Search tips
Search criteria 


Logo of nihpaAbout Author manuscriptsSubmit a manuscriptHHS Public Access; Author Manuscript; Accepted for publication in peer reviewed journal;
Biol Psychiatry. Author manuscript; available in PMC 2009 March 15.
Published in final edited form as:
PMCID: PMC2350188

Prazosin Effects on Objective Sleep Measures and Clinical Symptoms in Civilian Trauma PTSD: A Placebo-Controlled Study



Prazosin, a CNS active alpha-1 adrenoreceptor antagonist, has reduced nightmares and sleep disturbance in placebo controlled studies of combat-related PTSD. We evaluated objective sleep parameters and PTSD symptoms in a placebo-controlled prazosin trial for civilian trauma-related PTSD.


Thirteen outpatients with chronic civilian trauma PTSD, frequent nightmares and sleep disturbance participated in a randomized placebo-controlled crossover trial of prazosin. Sleep parameters were quantified at home with the REMView. PTSD symptoms were quantified with the CAPS “recurrent distressing dreams” and “disturbed sleep” items, a non-nightmare distressed awakenings scale, the PTSD Dream Rating Scale (PDRS), the PTSD Checklist-Civilian (PCL-C) and the Clinical Global Impression of Improvement (CGI-I).


Prazosin compared to placebo significantly increased total sleep time by 94 minutes; increased REM sleep time and mean REM period duration without altering sleep onset latency; significantly reduced trauma-related nightmares, distressed awakenings and total PCL scores; significantly improved CGI-I scores; and changed PDRS scores towards normal dreaming.


Prazosin reductions of nighttime PTSD symptoms in civilian trauma PTSD are accompanied by increased total sleep time, REM sleep time and mean REM period duration in the absence of a sedative-like effect on sleep onset latency.

Trauma-related nightmares and sleep disturbance are distressing and often treatment resistant symptoms of posttraumatic stress disorder (PTSD) (1, 2, 3). Increased central nervous system (CNS) adrenergic activity may contribute to the pathophysiology of PTSD in general (4, 5) and to PTSD nighttime symptoms specifically (6). Increased CNS adrenergic activity in PTSD could interfere with normal REM sleep (7) as suggested by increased phasic motor activity, stage shifts and arousals during REM sleep (8, 9) and REM fragmentation during early PTSD development (10). REM disruption could contribute to trauma nightmares (10, 11) and interfere with the normal cognitive processing of traumatic events (12).

Prazosin is a generic alpha-1 adrenergic antagonist that is centrally active (13). Prazosin is a promising treatment for trauma nightmares and sleep disturbance in PTSD (14, 15, 16). However, prazosin effects on objective measures of sleep in PTSD have not been investigated. We used the REMView portable sleep assessment device to quantify effects of prazosin on sleep physiology (17, 18).

Methods and Materials

This study ran from 2004 to 2005 and was approved by the Western Institutional Review Board and subjects provided written informed consent. Subjects were outpatients in the clinic of F.T. who met DSM-IV criteria for PTSD, scored at least 40 on the PTSD Checklist-Civilian Version (PCL-C) (19), at least 4 (of a maximum of 8) on the Clinician Administered PTSD Scale (CAPS) (20) “recurrent distressing dreams” item, and at least 4 on the CAPS “difficulty falling asleep/staying asleep” item. Medical history and examination revealed all subjects in good general health and without restless leg syndrome, narcolepsy, and alcohol or other substance abuse for at least three months.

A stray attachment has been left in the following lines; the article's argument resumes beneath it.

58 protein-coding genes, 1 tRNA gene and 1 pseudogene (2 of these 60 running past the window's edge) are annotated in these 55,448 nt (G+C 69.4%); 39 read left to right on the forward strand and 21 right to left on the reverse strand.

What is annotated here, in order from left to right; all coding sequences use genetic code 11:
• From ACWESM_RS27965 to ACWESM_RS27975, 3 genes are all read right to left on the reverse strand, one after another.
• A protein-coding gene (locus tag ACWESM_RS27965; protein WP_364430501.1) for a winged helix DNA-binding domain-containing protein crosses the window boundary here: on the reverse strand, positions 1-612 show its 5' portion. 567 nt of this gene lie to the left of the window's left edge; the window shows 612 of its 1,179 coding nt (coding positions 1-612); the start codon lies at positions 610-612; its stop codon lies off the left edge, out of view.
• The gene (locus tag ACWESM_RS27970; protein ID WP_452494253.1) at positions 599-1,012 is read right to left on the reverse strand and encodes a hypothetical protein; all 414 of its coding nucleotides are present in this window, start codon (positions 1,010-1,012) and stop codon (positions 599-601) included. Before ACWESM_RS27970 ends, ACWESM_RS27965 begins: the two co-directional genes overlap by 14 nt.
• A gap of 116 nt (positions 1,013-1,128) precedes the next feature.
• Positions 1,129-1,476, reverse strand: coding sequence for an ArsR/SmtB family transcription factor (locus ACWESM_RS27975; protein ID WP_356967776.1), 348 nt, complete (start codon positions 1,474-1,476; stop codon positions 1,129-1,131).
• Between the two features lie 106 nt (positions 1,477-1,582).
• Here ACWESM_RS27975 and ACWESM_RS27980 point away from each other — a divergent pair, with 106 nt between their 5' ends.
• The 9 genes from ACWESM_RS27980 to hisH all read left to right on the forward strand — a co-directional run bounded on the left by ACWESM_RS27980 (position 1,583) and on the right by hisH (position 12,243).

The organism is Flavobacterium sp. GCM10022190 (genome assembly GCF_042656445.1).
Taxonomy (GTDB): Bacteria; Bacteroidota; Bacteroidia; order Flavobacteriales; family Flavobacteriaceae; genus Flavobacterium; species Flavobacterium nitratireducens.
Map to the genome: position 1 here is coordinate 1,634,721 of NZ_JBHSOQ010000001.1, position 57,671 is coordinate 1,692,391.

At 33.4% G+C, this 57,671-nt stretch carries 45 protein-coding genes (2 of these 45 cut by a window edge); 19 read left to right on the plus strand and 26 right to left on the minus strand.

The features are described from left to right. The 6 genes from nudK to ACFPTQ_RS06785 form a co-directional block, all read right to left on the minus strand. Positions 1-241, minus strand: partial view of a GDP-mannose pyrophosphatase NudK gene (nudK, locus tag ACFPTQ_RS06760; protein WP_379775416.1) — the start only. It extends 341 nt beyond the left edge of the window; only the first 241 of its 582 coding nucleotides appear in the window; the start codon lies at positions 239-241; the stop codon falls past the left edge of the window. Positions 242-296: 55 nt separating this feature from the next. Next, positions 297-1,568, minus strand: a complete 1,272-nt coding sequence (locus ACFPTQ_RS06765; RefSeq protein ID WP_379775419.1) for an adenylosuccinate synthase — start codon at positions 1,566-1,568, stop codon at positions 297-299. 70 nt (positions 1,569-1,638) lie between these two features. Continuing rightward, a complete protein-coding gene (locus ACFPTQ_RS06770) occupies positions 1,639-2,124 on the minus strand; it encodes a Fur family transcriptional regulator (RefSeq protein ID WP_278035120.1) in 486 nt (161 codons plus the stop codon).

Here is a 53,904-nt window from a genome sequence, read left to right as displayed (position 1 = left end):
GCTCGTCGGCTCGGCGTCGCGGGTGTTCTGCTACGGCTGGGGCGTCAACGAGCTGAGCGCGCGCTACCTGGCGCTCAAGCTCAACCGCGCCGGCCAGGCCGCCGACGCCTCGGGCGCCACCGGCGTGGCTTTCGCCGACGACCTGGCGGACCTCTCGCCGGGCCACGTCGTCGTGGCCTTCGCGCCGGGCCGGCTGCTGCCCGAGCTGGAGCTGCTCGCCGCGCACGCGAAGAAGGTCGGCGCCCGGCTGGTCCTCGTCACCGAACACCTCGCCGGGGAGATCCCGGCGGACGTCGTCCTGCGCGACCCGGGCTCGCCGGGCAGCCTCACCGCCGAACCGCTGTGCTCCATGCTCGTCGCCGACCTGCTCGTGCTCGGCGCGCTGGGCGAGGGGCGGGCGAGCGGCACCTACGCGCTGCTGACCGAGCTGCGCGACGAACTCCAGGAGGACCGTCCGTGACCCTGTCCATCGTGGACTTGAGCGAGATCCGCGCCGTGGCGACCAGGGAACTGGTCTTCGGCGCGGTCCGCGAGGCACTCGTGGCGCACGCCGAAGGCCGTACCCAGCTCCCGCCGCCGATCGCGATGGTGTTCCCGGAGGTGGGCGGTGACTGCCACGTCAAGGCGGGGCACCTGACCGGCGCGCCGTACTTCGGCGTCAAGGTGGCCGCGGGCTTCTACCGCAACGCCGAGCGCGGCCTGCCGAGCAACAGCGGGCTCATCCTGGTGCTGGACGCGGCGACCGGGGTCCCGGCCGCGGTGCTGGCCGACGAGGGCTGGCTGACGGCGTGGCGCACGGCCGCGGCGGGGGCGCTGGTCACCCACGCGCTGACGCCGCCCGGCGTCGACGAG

To eliminate subjects likely to develop alpha-1 adrenoreceptor antagonist “first dose hypotension” (21), each consented subject was prescribed a single blind 1 mg “test dose” of prazosin one week prior to randomization. Of 18 subjects, two experienced subjectively uncomfortable orthostatic dizziness following the “test dose” and were excluded. Three subjects withdrew consent prior to randomization because they decided against research participation (n = 2) or because they left the area (n = 1).

All 13 randomized subjects (11 women; 49 ± 10 years of age [mean age ± SD]) completed ratings in both conditions. Most relevant traumas included childhood sexual abuse (n = 5), childhood physical abuse (n = 3), adult assault (n = 3), rape (n = 1), and life-threatening motor vehicle accident (n = 1). Comorbid psychiatric disorders included major depressive disorder (n = 10, 3 in remission), alcohol abuse in remission (n = 3, mean remission duration = 8.5 ± 7.4 years), obsessive-compulsive disorder (n = 1), and panic disorder (n = 1). Mean PCL-C score at entry was 59 ± 13. All 13 randomized subjects maintained ongoing psychotherapy unaltered through the trial. Eleven subjects were receiving one or more maintenance psychotropic medications. These included sertraline (n = 8, mean dose = 100 ± 41 mg/day), duloxetine (n = 2, mean dose = 70 ± 46 mg/day), and alprazolam (n = 3, mean dose = 0.38 ± 0.18 mg/day). Doses had been stable for at least six weeks and continued unchanged during the trial.

This 7-week 2-period 2-treatment study satisfied criterion for a classic crossover design (22). Subjects completed random order 3-week treatments of indistinguishable capsules of prazosin and placebo separated by a 1-week washout period. To maintain the blind, random allocation, sequence and medications were determined, distributed and tracked by the study coordinator (PM). Drug was initiated at 1 mg of prazosin (or placebo) at bedtime. Over the next 10 days prazosin (or placebo) were titrated upward by 1 mg increments every two to three days to achieve a therapeutic effect with a minimum of adverse effects. Rapid titration was to enhance subject retention. Prazosin dose achieved (mean 3.1 ± 1.3 mg, range 2–6 mg) or placebo dose achieved (equivalent to 3.2 ± 1.2 mg, range 2–5 mg) were then maintained for 11 days. Phone contact for adverse effect query was made on the morning after drug initiation and after each dose increase through titration phases.

During the last three nights of each treatment, participants wore a REMView (Respironics, Inc.). This battery-operated portable 4.5 ounce device includes head and eye movement sensors that define sleep vs. awake and REM vs. non-REM sleep stages. It has high agreement with polysomnography measures (17, 18). Total sleep time, REM sleep time and the number of REM sleep periods were generated by REMView software.